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Miller files as unaffiliated candidate for commissioner

More than 4,600 Rowan County residents signed Gene Miller’s petition in the past eight weeks advocating for his name being placed on the November ballot as an unaffiliated candidate running for a county commissioner seat.
On Tuesday, Miller made it official at the Rowan County Board of Elections with a couple signatures — one on a candidate form and the other on a check.
The recently retired Rowan-Salisbury School System assistant superintendent of operations said it was a “relief” to finally walk into the elections office and know he made it.
“I went to the mailbox a few minutes ago, and there were about four envelopes of signed petitions in there. People are still turning them in,” Miller said. “I’m going to estimate that we are probably closer to 4,800 (signatures) right now.”
The target number of signatures is 3,646, or 4 percent of the county’s registered voter population.
Miller is one of three candidates seeking to make the ballot with a petition. Former commissioner Raymond Coltrain has already gotten the necessary signatures and filed, and Chris Cohen is still collecting signatures.
Miller said his campaign was all about giving people more choice.
“I feel like partisan politics ought to be taken out of local government,” Miller said.
Although Miller is running as an unaffiliated candidate, he said he believes he is affiliated with all 138,000 citizens in the county who, like him, care about Rowan’s future and the lives of its people.
“I was encouraged to run for commissioner by my friends and neighbors — people who know me well and believe that I can help our county move in a positive direction,” Miller said. “With more than 30 years of experience in managing small, medium and large school district operations and an additional 15 years as a banker, I share their conviction that I have much to offer as a commissioner.”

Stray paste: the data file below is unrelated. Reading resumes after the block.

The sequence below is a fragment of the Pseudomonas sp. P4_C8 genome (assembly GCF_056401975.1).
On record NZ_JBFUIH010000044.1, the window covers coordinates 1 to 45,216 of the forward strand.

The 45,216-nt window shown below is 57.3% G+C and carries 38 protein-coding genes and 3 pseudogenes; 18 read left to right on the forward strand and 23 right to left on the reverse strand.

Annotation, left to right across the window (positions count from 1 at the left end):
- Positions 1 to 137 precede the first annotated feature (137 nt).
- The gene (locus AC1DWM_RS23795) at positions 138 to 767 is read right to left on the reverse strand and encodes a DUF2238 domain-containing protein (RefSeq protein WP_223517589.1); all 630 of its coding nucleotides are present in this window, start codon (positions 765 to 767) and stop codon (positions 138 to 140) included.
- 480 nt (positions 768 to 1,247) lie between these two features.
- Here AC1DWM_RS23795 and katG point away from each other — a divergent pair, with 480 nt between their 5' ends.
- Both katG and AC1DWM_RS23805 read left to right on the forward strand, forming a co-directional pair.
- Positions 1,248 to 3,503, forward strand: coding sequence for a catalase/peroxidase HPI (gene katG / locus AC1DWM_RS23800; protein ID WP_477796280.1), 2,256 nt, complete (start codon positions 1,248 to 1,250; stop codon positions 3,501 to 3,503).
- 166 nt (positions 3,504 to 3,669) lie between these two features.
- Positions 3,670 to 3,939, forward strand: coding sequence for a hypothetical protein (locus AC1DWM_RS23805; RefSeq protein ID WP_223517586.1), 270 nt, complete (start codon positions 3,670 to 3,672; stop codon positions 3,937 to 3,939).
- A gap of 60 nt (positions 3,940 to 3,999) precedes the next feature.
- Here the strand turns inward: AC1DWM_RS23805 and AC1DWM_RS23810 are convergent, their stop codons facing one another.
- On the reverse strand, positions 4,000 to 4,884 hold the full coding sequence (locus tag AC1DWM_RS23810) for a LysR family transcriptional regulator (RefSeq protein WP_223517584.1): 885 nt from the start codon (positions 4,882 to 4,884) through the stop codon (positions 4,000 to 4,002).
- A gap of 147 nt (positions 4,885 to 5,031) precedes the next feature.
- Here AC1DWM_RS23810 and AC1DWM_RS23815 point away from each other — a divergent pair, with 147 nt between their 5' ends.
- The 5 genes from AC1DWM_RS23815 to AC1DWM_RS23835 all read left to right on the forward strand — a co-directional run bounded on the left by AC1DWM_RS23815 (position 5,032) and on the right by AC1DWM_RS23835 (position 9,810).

While gathering signatures, Miller said he received an enormous amount of feedback from people who told him what they think of the present administration as well as what needs to be done to correct and improve on what the county already has.
In vying for one of the three commissioner seats opening up this election, Miller said he will need the support of all interested citizens of Rowan County who believe a better job can be done of improving the economy, education services and way of life in the community.
“We can and must do a better job of making our county more business-attractive to outside companies looking for a place to do business and live,” Miller said. “We must support and help improve our education system so that we can provide the needed workforce and the personal growth of business leaders who will lead our community in the future.”
Government leaders need to become more accountable to voters, Miller said, and the county’s business should be conducted with openness and professionalism.
“I think many Rowan County residents agree with my contention that elected officials who cannot work together send the wrong kind of message to those outside our county and harm our efforts to bring new business and growth to our area,” Miller said.
Miller said it is past time to put civility and professionalism back in local government, and that begins with a changing of the leaders now in power.
Resources must be allocated in a more efficient way, Miller said.
“We should never starve our school district’s budget while spending millions of taxpayer funds on a doubtful, expensive shopping mall project with no workable plans,” Miller said.
County government should assist local entrepreneurs instead of trying to take their place, Miller said.
“Our budget plans should be built on the priorities of our citizens, not the personal whims of a handful of powerful people in our government,” Miller said.
Miller said he is gracious for the work of the volunteers, friends and associates who have helped with his petition campaign.
“This could not have happened without a concerted effort on everyone’s part, and the speed with which it happened shows that our community has lost patience with the county commissioners,” Miller said.

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